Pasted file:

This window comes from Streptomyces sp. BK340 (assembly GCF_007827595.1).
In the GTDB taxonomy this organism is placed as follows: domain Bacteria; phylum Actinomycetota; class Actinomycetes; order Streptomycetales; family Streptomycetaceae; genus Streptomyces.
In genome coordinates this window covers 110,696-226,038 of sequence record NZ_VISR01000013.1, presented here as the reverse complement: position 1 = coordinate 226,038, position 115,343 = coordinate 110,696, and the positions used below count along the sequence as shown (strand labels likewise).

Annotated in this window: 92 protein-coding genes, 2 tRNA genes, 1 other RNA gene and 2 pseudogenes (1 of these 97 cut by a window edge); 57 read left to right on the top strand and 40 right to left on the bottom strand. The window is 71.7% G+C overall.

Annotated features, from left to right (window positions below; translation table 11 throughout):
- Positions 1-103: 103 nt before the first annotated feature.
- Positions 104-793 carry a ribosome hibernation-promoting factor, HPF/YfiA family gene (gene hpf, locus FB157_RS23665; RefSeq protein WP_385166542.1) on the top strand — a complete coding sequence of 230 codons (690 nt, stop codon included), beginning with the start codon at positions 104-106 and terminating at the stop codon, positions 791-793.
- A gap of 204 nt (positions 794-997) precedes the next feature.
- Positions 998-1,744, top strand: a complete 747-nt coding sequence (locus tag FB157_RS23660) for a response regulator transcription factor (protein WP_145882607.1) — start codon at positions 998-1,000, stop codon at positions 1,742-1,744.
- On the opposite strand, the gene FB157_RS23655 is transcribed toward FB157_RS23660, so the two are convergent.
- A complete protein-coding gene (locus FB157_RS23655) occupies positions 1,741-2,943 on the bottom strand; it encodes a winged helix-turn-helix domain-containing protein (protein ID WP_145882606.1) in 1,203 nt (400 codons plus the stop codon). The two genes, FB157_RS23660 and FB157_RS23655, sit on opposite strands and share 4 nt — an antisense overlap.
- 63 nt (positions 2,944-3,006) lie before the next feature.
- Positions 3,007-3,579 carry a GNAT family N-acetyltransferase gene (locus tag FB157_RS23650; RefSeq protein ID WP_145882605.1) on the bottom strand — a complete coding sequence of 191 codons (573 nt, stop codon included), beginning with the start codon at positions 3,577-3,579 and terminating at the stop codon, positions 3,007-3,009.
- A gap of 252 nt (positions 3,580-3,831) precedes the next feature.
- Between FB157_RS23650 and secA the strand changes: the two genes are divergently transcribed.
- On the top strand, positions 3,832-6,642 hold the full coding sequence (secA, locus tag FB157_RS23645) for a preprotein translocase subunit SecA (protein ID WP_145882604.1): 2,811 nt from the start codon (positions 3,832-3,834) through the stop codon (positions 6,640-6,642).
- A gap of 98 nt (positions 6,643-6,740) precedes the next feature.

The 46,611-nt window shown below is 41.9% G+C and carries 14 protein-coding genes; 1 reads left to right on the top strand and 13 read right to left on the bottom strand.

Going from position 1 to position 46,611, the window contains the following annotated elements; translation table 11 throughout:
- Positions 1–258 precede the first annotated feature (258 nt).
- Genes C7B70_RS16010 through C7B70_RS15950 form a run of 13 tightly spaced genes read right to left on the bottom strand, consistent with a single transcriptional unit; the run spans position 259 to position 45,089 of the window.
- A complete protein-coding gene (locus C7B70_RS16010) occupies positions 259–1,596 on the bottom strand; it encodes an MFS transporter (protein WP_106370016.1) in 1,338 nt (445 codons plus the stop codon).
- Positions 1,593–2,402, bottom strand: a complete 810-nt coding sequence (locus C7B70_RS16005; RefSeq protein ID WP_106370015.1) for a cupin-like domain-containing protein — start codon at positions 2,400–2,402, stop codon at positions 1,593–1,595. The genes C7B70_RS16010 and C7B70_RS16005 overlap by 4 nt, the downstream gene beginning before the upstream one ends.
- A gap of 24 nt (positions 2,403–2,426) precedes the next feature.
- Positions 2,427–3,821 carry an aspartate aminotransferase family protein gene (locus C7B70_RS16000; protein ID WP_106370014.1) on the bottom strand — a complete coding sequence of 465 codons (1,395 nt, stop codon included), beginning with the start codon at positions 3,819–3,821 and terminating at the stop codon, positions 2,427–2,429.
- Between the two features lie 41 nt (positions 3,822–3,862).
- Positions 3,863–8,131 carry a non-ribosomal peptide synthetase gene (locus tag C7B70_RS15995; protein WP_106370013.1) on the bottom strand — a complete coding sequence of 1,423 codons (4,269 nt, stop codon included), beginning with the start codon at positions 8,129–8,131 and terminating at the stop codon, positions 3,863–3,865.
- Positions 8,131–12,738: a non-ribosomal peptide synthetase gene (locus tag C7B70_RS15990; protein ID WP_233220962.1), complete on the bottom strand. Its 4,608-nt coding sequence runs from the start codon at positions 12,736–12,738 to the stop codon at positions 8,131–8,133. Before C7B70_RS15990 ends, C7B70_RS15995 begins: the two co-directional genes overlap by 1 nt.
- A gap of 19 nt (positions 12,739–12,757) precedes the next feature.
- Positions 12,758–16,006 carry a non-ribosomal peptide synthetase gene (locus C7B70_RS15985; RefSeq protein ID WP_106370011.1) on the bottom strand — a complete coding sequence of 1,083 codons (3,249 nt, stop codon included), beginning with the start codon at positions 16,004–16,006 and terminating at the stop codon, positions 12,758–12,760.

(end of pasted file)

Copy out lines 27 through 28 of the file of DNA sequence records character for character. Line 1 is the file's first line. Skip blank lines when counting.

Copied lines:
- Positions 3,863–8,131 carry a non-ribosomal peptide synthetase gene (locus tag C7B70_RS15995; protein WP_106370013.1) on the bottom strand — a complete coding sequence of 1,423 codons (4,269 nt, stop codon included), beginning with the start codon at positions 8,129–8,131 and terminating at the stop codon, positions 3,863–3,865.
- Positions 8,131–12,738: a non-ribosomal peptide synthetase gene (locus tag C7B70_RS15990; protein ID WP_233220962.1), complete on the bottom strand. Its 4,608-nt coding sequence runs from the start codon at positions 12,736–12,738 to the stop codon at positions 8,131–8,133. Before C7B70_RS15990 ends, C7B70_RS15995 begins: the two co-directional genes overlap by 1 nt.